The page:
Surely you have already seen this famous white, black or even golden cat also called lucky cat at the entrance to a pachinko, a business or an Asian restaurant called maneki-neko. Constantly moving its left paw, or even right in certain cases, it is increasingly present in French-speaking countries and even in Europe in general. We are therefore going to answer today a simple question but which ultimately is not so much when we look at its origin and its historical evolution over time.
Etymology of maneki-neko
The etymology of maneki-neko is certainly Japanese since it is a cross between the verb maneku which means “to invite” and neko which translates as “cat”. Literally maneki-neko therefore means “the cat that greets” or “the cat that invites”. This is why we find them precisely at the entrance to restaurants and stores because their purpose is to symbolize the welcome to guests. But over time the maneki-neko have also taken on an economic dimension since in addition to symbolizing welcome with the left paw which greets, the right paw is often more discreet, is intended to bring good fortune to its owner and money to its owner.
Origin of the raised paw of the maneki-neko
Although the etymological origin of the maneki-neko is Japanese, as we have just seen, this is not the case for its position in which it is always represented with its paw raised. Although it can change depending on the times and regions, most often we find it with the left paw raised. This position would therefore come from a Chinese proverb from the Tang dynasty: “The cat that washes its face passes by the ear, until the guest arrives”. So this paw raised to the ear would be nothing more than a diversion of this proverb. Therefore it is quite complicated to determine the exact origin of maneki-neko given that its etymology is Japanese and its position is taken from a Chinese proverb.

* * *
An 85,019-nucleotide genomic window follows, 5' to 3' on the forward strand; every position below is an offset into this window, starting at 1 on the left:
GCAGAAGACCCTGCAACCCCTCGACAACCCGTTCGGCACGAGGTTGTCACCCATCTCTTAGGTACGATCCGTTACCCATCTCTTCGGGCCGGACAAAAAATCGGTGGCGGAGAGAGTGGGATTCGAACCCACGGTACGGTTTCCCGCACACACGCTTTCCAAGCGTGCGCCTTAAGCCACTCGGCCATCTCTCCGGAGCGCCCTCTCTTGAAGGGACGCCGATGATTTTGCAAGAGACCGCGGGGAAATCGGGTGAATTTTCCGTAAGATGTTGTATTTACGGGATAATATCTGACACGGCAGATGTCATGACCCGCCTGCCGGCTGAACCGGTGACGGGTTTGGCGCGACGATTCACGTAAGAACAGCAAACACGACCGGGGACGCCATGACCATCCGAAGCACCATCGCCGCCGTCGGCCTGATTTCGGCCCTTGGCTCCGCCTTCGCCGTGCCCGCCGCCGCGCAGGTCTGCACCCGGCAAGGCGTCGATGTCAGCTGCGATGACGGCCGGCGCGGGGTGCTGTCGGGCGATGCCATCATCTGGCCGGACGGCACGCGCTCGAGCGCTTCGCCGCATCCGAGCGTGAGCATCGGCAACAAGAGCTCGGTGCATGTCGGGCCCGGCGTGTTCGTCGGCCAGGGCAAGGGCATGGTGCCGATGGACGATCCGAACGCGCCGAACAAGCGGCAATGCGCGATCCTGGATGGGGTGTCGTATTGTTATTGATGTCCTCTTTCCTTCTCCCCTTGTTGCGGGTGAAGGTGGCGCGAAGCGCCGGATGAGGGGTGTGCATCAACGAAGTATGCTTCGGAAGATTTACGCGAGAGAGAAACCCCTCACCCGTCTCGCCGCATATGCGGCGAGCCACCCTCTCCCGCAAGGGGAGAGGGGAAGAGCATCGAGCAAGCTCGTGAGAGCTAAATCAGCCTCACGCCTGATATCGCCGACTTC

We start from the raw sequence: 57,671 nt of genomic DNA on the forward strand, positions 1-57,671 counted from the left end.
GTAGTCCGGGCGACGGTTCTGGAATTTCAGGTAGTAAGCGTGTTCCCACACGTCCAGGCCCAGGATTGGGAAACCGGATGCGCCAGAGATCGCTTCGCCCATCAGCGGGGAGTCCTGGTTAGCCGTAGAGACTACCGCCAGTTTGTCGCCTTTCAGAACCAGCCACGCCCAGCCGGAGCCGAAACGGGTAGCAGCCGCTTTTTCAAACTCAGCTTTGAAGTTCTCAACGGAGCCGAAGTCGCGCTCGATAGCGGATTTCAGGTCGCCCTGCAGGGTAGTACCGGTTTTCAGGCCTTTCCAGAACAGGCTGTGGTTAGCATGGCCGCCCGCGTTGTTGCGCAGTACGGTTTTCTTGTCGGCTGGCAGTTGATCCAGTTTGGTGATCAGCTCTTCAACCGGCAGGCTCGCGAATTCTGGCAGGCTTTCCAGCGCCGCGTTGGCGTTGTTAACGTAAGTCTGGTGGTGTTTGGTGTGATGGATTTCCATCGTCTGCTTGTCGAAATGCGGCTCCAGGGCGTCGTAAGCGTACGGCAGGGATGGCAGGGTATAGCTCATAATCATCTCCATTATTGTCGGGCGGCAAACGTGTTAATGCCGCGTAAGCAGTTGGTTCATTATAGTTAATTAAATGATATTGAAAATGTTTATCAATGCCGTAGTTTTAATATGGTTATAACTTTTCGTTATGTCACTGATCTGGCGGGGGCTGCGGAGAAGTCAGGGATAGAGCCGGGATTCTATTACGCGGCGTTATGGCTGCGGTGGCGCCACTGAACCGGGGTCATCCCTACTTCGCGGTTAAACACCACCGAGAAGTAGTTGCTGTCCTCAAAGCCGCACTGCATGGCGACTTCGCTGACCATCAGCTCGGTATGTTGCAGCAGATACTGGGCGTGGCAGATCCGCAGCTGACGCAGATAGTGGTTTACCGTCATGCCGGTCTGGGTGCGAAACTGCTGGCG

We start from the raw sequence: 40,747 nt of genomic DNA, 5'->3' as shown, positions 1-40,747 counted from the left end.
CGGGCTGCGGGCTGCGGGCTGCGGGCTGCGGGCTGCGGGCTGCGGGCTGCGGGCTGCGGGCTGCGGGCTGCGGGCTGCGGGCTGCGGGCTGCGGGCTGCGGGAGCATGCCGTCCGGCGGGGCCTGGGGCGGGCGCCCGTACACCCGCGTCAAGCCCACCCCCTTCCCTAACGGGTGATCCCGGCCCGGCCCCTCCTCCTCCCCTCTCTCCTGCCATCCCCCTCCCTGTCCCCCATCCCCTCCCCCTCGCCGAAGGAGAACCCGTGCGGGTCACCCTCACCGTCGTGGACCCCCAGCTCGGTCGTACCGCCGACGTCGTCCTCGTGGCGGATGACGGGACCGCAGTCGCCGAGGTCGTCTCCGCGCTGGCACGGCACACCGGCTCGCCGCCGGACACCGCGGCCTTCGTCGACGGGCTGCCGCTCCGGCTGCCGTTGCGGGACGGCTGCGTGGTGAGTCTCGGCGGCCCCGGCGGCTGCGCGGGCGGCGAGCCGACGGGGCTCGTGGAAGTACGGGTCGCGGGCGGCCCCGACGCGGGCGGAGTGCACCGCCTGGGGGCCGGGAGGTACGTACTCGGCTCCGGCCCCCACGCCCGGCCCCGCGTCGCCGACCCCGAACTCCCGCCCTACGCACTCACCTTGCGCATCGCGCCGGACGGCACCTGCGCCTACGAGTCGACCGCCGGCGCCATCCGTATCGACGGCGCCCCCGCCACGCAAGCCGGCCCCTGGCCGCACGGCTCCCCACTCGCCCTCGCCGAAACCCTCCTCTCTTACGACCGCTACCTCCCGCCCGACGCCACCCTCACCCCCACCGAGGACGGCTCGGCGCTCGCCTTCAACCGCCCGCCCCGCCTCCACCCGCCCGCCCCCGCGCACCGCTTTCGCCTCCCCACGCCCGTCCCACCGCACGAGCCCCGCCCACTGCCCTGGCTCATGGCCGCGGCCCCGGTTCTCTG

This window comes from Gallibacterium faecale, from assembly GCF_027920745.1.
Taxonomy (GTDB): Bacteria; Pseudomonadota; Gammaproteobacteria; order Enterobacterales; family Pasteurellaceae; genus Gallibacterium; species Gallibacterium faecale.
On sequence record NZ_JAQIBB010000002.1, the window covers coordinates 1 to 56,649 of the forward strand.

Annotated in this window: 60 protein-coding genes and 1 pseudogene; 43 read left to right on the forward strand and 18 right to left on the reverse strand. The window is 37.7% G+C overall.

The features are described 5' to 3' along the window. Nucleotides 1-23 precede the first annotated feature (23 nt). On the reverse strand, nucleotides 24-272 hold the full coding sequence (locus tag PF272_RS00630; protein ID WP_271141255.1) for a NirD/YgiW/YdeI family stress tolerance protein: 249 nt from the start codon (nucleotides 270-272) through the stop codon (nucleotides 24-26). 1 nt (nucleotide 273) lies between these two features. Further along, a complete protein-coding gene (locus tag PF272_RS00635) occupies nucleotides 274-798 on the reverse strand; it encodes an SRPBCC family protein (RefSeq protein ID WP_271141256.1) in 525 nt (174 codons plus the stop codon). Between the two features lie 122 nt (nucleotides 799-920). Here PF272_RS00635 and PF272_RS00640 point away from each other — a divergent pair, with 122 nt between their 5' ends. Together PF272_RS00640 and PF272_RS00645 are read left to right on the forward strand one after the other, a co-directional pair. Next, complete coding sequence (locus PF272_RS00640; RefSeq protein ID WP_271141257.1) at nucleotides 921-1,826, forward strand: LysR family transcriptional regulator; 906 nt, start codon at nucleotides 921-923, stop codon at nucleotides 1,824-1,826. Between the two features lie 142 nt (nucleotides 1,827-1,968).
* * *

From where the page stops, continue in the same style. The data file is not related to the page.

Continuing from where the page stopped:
Legend about maneki-neko
Given that the origin of maneki-neko still remains quite vague, a legend had to appear in order to provide a concrete, although slightly irrational, answer to this question. Once upon a time, there lived a rich man with the rank of daimyo (lord) who was riding on a road with his samurai warriors on an affair of state. As a heavy rain fell on the group of men, the daimyo and his men took refuge under a tree which was not far from the Buddhist temple Gotoku-ji, which today has an altar dedicated to the maneki-neko. While they were trying to escape the heavy rain the lord saw a cat beckoning him to approach by raising its paw. Looking closely he saw a door which marked the entrance to the temple in question, slightly hesitant but finally taken by curiosity he ended up walking up to the cat. But alas, before he even reached the door, a bolt of lightning struck him and the man fell instantly.
When we know that the maneki-neko today partly symbolizes good fortune, it is indeed quite paradoxical to know that the legend attributed to it includes it as an extra causing bad luck. But nevertheless, this is indeed the legend that has been attributed to him. Consequently, to return to the very origin of the maneki-neko knowing that the legend which traces its first appearance in history is Japanese, we would rather tend to consider it as a Japanese cat if not Chinese.
Where to find a maneki-neko?
If you are lucky enough to get used to the year or to visit the Land of the Rising Sun archipelago soon, you will have no trouble finding a lucky cat in stores in Tokyo or even in the less touristy cities. However, if like many you don't have this chance you can still find some on our store or on Piggy Bank PeggyBank which offers an even wider choice of Japanese piggy banks.